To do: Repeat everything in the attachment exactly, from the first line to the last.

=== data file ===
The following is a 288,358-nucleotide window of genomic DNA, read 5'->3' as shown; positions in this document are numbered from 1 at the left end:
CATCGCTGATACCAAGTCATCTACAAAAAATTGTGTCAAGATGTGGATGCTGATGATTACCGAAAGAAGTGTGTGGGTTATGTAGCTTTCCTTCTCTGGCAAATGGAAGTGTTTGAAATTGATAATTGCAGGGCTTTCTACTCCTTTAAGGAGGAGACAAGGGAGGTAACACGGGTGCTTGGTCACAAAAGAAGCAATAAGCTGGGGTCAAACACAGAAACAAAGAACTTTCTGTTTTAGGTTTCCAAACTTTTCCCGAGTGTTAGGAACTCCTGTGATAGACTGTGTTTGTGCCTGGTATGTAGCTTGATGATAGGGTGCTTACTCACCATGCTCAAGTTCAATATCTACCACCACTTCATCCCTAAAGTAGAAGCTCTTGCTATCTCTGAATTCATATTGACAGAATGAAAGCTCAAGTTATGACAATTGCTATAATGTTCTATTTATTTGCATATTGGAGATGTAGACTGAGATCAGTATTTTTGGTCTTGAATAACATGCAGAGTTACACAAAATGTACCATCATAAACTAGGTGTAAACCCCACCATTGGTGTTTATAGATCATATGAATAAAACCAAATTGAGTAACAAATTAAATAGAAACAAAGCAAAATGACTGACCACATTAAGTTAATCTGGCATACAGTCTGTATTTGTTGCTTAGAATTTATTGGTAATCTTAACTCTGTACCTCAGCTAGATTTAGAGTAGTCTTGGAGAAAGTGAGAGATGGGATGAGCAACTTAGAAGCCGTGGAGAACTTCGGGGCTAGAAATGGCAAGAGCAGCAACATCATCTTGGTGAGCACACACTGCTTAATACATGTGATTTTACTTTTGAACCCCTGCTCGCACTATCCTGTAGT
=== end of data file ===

The following is a 288,358-nucleotide window of genomic DNA, read 5'->3' as shown; positions in this document are numbered from 1 at the left end:
CATCGCTGATACCAAGTCATCTACAAAAAATTGTGTCAAGATGTGGATGCTGATGATTACCGAAAGAAGTGTGTGGGTTATGTAGCTTTCCTTCTCTGGCAAATGGAAGTGTTTGAAATTGATAATTGCAGGGCTTTCTACTCCTTTAAGGAGGAGACAAGGGAGGTAACACGGGTGCTTGGTCACAAAAGAAGCAATAAGCTGGGGTCAAACACAGAAACAAAGAACTTTCTGTTTTAGGTTTCCAAACTTTTCCCGAGTGTTAGGAACTCCTGTGATAGACTGTGTTTGTGCCTGGTATGTAGCTTGATGATAGGGTGCTTACTCACCATGCTCAAGTTCAATATCTACCACCACTTCATCCCTAAAGTAGAAGCTCTTGCTATCTCTGAATTCATATTGACAGAATGAAAGCTCAAGTTATGACAATTGCTATAATGTTCTATTTATTTGCATATTGGAGATGTAGACTGAGATCAGTATTTTTGGTCTTGAATAACATGCAGAGTTACACAAAATGTACCATCATAAACTAGGTGTAAACCCCACCATTGGTGTTTATAGATCATATGAATAAAACCAAATTGAGTAACAAATTAAATAGAAACAAAGCAAAATGACTGACCACATTAAGTTAATCTGGCATACAGTCTGTATTTGTTGCTTAGAATTTATTGGTAATCTTAACTCTGTACCTCAGCTAGATTTAGAGTAGTCTTGGAGAAAGTGAGAGATGGGATGAGCAACTTAGAAGCCGTGGAGAACTTCGGGGCTAGAAATGGCAAGAGCAGCAACATCATCTTGGTGAGCACACACTGCTTAATACATGTGATTTTACTTTTGAACCCCTGCTCGCACTATCCTGTAGT